> yes, in the first step, you split it up to the next logical level
> -i guess for mom that would be macros, but you can probably judge
> better than i can what that next level is. That gives you too
> many pages, most of them unreasonably short? So you form logical
> groups of related macros, make one page for each group, and name
> the page after the most important or typical macro of the group.
I giggled. Honestly. What you've described has resulted in the
sprawling mess of the groff manpages! To my mind, the most useful
piece of information in groff(1) is "The groff info file contains
all information on the groff system in a single document." Why?
Because the info file is indexed and hyperlinked and I don't have to
figure out whether groff(1), groff_font(5), groff(7), groff_char(7),
groff_diff(7), nroff(1), troff(1), ditroff(1) or groff_out(1) has
the information I'm looking for. From the command line, I can go
straight to what I want. (For the record, I'm no fan of info.)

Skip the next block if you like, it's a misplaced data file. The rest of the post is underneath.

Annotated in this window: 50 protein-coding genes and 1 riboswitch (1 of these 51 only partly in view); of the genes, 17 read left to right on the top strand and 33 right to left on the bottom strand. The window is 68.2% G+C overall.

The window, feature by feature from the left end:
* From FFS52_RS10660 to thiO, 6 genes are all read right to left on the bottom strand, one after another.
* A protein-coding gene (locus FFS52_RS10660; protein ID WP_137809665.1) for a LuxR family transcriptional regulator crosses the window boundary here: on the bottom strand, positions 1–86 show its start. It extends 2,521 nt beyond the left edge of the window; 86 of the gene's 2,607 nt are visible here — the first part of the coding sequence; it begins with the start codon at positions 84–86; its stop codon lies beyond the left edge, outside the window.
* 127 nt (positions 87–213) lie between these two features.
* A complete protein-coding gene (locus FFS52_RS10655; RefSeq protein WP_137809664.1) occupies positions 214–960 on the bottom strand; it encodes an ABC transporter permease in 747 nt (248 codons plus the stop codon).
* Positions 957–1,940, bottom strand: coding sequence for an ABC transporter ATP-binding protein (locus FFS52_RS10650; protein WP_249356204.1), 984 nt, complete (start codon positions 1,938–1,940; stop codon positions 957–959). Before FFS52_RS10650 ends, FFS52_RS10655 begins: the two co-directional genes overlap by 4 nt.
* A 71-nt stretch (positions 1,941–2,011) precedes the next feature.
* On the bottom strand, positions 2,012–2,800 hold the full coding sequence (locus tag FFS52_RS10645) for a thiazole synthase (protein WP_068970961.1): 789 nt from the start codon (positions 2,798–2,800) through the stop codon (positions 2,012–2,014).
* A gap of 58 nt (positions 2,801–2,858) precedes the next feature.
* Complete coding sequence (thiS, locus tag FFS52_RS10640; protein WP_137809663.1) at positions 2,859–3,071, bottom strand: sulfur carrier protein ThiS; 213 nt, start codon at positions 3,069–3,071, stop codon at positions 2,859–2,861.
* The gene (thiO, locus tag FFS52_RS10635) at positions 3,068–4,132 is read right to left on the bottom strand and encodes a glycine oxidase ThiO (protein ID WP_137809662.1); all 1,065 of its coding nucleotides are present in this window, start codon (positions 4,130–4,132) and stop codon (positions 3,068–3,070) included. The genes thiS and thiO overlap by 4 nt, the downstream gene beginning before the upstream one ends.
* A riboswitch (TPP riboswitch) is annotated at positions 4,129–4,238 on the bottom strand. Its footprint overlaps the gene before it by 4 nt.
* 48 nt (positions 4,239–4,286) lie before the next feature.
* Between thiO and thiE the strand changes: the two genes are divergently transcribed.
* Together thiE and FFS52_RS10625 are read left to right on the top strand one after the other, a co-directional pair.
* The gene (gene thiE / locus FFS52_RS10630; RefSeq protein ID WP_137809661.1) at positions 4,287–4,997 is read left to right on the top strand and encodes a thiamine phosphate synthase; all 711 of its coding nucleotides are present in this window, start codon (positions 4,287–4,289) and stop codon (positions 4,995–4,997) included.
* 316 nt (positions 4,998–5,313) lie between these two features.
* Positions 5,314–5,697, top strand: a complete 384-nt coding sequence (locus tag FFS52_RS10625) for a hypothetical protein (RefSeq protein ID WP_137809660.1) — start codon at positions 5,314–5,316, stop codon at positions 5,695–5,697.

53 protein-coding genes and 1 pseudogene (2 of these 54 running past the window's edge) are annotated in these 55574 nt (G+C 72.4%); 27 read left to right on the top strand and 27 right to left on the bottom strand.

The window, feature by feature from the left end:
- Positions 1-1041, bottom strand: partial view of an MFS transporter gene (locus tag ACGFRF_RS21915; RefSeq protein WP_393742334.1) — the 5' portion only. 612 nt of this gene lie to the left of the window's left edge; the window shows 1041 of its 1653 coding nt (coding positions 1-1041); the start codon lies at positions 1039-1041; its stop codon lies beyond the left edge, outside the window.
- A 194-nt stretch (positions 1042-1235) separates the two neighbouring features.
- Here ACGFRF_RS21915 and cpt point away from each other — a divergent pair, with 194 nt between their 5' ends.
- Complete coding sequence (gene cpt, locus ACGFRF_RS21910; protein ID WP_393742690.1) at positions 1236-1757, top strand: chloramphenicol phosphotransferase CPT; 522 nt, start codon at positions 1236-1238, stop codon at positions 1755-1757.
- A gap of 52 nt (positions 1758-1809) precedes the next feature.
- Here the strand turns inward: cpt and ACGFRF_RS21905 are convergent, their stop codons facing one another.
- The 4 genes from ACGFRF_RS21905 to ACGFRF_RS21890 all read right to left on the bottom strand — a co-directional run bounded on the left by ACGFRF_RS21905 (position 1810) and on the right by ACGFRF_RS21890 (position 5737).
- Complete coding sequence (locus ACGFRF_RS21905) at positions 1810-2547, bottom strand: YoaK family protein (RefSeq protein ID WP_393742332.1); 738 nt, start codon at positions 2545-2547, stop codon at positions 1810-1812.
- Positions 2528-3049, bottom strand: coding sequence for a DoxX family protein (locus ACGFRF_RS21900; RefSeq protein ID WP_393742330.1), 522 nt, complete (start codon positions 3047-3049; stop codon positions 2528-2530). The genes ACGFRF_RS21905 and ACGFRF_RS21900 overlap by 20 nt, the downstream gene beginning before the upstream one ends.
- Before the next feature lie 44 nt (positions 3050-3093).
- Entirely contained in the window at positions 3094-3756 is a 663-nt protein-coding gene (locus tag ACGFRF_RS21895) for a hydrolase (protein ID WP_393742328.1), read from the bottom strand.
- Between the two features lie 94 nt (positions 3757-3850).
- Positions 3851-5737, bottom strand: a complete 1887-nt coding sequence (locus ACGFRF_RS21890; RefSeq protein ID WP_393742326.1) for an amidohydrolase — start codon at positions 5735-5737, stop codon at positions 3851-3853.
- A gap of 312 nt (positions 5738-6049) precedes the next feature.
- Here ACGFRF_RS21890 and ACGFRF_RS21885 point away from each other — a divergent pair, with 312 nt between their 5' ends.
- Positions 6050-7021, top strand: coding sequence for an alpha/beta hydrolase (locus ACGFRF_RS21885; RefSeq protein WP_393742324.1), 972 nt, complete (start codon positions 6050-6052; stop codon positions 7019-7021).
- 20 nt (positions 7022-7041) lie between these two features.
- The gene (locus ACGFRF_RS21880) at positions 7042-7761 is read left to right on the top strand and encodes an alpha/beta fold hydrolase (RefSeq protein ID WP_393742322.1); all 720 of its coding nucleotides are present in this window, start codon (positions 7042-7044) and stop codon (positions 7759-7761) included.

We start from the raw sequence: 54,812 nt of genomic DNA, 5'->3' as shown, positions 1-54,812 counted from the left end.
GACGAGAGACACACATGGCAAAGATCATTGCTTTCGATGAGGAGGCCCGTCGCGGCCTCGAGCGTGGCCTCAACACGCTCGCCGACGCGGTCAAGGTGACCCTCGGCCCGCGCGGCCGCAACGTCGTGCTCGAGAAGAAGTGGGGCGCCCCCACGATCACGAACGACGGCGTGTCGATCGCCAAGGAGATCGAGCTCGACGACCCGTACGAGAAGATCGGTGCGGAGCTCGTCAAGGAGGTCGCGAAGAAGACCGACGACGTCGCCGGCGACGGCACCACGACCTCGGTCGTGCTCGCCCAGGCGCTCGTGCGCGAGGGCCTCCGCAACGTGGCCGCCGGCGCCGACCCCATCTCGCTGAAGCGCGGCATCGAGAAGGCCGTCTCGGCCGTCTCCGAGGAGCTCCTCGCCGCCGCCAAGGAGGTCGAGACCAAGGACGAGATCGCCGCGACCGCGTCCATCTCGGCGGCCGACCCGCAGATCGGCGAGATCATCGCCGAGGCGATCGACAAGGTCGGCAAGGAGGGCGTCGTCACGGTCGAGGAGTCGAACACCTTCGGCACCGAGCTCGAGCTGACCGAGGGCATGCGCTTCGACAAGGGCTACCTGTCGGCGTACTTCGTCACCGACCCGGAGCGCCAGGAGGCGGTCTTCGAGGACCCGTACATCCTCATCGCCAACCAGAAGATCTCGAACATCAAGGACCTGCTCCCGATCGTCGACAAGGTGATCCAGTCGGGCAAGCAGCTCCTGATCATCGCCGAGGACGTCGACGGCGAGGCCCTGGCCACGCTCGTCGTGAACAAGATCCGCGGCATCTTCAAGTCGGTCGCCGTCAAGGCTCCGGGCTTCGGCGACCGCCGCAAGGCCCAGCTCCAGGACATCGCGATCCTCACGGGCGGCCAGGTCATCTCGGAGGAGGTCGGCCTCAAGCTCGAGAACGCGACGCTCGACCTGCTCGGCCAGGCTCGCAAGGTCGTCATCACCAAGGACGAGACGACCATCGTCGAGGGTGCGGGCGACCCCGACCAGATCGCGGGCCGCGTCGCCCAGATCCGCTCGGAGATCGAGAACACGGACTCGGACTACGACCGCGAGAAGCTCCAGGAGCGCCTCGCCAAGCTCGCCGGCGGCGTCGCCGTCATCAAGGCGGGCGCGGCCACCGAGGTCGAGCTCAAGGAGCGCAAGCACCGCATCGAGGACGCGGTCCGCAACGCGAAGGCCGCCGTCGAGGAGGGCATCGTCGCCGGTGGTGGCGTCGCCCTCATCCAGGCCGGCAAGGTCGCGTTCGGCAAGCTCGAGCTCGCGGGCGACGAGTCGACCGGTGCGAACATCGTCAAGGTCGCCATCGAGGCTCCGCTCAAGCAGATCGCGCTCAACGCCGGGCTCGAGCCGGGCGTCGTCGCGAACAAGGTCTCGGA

Some programs simply are not well served by manpage-style
documentation. Mom is one of them. Does that make her an example
of bad coding (Doug's view on the subject)? Perhaps. Has she
been successful at the purpose for which she was created? From my
perspective, resoundingly yes. In addition to aiding her target
users, mom is helping groff itself remain vital.
> This is not rocket science and nothing new - just do it... ;-)
Methinks you underestimate what would be involved. :) It wouldn't
be the grunt work; it would be the conceptual reworking of the
material, a daunting task for zero gain--and likely a loss--in
utility. I haven't shirked creating a manpage for mom; I would
prefer she didn't have one at all, other than, as proposed, one with
a description, calling instructions, and a pointer to the html (and